Andy: Well, excitingly. I’ve got another book coming out in August, and this one, I’m the illustrator, and I’m not the writer that I could shave off a few years off the job because Group Hug took me quite a long time. Yeah. And it’s a wonderful story written by a Melbourne author. I won’t talk about what it’s about, but it’s out in August. It’s a lovely story. And on the film side of things, I’m supposed to be going to Europe in a month or two to shoot a film, a documentary about the refugee crisis going on. Right. And that’s actually with the United Nations as well. That’s actually the Afghanistan refugee scenario as well. Yeah. Of course, with Ukraine, things even more serious. But yeah so there are two huge projects coming up that’s pretty much it for the end of the year.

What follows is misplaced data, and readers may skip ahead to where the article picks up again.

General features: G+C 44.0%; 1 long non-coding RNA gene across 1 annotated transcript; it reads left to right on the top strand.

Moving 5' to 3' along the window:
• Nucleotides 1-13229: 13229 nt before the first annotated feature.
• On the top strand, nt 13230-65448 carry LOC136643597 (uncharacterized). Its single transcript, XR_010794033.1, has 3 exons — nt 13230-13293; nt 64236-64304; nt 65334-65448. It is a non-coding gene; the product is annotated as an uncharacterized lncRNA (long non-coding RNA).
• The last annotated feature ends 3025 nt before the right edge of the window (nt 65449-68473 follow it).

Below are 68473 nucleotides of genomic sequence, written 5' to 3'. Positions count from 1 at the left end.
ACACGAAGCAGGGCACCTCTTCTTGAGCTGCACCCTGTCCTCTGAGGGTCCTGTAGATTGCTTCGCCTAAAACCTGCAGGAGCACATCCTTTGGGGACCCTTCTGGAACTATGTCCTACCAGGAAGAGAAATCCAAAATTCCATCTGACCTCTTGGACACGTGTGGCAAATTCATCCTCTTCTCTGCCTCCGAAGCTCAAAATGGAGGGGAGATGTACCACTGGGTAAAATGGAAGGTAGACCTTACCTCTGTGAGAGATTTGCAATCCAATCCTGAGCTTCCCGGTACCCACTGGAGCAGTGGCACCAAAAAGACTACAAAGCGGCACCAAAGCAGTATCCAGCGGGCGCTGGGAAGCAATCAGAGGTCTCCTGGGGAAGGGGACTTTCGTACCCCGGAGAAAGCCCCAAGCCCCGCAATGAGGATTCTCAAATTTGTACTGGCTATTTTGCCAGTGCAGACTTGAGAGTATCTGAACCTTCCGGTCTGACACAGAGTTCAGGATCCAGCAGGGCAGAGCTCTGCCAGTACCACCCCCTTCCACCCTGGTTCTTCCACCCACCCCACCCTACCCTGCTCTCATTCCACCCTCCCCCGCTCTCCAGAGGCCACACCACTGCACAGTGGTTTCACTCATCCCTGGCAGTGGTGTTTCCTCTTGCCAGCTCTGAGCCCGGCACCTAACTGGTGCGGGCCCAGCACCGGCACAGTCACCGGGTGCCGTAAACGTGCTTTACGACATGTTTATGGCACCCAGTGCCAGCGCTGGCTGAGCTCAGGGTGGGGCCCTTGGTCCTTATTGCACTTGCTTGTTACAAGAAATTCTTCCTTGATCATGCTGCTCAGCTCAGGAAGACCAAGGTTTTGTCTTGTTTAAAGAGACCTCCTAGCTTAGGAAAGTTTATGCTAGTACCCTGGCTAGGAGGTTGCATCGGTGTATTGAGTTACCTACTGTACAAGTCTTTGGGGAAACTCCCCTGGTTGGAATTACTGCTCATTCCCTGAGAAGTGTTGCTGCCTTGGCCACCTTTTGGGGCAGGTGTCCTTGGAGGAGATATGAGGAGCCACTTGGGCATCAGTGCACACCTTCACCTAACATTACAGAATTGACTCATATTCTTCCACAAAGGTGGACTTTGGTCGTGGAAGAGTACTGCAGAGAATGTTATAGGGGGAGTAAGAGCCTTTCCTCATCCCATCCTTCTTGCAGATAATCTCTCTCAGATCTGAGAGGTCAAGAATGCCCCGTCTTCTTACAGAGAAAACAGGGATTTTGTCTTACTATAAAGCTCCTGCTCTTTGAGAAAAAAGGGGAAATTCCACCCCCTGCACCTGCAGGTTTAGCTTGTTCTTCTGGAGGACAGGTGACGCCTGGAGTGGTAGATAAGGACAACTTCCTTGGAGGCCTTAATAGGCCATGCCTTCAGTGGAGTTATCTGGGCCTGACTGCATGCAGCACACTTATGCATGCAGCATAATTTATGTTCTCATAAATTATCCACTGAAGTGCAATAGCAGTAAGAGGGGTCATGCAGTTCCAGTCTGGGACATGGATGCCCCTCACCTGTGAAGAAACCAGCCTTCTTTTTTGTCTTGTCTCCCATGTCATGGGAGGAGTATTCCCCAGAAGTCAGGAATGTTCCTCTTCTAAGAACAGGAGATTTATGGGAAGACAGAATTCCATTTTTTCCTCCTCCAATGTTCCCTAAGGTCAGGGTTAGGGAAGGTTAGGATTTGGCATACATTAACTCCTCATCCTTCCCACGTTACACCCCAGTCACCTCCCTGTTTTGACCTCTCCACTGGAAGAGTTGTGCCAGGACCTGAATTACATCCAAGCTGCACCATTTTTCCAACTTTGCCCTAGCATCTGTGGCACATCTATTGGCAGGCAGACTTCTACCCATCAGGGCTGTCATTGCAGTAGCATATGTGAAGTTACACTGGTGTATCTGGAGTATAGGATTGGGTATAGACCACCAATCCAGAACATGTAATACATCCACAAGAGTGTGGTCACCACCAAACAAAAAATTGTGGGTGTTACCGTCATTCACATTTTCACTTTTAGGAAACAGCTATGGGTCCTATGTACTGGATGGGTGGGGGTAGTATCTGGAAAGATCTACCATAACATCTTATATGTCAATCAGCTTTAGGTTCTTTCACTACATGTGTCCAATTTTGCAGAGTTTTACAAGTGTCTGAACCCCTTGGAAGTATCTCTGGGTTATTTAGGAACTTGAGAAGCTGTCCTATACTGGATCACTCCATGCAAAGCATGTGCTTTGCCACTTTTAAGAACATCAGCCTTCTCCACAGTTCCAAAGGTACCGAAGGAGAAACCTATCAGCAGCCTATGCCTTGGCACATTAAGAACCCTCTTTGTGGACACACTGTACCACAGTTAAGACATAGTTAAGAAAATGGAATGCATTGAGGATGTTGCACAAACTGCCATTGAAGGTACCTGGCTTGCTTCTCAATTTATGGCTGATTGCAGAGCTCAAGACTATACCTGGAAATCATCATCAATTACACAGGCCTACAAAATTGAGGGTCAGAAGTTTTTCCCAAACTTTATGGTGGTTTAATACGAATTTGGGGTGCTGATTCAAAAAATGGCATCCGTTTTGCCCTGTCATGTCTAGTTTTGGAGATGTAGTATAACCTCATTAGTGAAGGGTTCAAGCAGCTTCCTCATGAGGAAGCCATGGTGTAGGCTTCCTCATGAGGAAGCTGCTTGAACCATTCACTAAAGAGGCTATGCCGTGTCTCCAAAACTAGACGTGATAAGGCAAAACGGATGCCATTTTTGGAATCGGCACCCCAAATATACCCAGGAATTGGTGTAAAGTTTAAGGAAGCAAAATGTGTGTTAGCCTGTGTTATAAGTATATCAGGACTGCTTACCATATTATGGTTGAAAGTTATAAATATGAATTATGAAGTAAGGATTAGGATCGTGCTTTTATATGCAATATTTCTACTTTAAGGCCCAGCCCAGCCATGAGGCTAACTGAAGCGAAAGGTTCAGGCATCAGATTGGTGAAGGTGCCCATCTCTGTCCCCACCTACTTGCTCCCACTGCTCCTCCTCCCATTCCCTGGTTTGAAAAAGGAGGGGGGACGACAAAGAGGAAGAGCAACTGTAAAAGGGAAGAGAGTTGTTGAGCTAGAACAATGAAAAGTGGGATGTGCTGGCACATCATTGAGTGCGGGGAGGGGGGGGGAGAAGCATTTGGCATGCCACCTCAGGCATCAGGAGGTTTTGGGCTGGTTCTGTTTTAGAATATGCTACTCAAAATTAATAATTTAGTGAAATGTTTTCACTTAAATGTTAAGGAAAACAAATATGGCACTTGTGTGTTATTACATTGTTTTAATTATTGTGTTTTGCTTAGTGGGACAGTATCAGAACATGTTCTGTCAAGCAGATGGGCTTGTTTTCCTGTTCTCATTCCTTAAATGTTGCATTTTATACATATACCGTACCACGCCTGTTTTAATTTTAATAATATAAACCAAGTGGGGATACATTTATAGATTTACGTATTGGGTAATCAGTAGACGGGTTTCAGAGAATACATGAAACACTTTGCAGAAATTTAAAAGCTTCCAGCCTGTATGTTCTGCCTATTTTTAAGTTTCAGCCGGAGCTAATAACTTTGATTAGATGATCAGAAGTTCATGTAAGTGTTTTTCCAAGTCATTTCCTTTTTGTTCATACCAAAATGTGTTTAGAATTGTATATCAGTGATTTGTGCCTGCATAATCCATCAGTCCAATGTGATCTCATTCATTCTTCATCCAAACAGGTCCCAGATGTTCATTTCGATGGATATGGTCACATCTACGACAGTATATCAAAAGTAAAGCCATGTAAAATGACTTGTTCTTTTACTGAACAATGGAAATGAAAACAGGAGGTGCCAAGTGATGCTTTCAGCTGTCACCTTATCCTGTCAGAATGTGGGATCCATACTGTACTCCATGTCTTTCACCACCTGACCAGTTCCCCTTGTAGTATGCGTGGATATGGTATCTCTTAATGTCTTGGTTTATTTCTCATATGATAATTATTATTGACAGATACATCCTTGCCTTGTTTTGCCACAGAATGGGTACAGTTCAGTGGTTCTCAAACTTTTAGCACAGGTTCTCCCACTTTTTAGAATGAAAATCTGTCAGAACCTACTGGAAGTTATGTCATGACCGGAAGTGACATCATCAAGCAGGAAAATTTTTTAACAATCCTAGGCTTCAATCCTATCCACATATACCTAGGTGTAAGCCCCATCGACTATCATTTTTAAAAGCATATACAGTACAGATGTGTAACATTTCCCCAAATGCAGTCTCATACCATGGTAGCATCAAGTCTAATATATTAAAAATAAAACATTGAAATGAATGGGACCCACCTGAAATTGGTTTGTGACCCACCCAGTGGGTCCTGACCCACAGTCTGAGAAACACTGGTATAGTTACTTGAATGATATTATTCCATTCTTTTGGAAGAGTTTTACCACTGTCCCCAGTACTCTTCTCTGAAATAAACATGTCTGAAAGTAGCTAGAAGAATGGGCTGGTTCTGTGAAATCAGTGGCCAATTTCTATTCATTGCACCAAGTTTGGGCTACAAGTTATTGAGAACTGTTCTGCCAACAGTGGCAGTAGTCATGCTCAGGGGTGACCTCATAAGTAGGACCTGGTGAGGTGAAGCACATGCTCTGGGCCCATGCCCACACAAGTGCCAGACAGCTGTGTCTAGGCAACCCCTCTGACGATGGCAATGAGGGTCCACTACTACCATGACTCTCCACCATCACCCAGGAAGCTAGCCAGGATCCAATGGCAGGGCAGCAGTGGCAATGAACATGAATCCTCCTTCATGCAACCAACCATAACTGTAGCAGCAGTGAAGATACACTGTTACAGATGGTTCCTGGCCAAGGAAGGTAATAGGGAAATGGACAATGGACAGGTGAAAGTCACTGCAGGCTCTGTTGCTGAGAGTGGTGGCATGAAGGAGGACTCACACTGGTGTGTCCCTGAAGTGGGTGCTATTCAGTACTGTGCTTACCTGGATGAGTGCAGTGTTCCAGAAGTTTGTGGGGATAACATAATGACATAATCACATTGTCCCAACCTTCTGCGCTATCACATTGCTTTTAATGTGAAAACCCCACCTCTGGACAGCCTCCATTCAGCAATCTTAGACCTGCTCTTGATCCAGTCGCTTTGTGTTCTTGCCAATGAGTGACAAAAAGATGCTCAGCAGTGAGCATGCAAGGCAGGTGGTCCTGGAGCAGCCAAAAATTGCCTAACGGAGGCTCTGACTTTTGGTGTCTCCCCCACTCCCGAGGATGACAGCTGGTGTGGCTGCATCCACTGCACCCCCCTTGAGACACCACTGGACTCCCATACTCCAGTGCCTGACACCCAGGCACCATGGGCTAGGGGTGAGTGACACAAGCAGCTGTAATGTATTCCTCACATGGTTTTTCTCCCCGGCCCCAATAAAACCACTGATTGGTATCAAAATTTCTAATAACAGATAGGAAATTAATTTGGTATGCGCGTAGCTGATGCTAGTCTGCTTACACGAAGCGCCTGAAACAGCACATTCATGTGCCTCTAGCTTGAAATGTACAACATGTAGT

Janice: We’ll definitely share about your next book when it comes out as well on your website. Yeah. All good. So this book is out in May. It is our May feature book. In our six month membership, you guys would know you get the parent reading guide and the activity that we design that goes along with it. It’s all about enriching our language in your home. We really hope you guys enjoy this book as much as we have. And our four kids between us have really enjoyed reading this book so Andy thank you so much for writing illustrating this awesome book. Thank you so much for chatting with us today.

Andy: I really appreciate it. It’s a real pleasure. Thank you so much for having me on.

Janice: No worries. All right. Take care.

Andy: You, too. Thanks so much.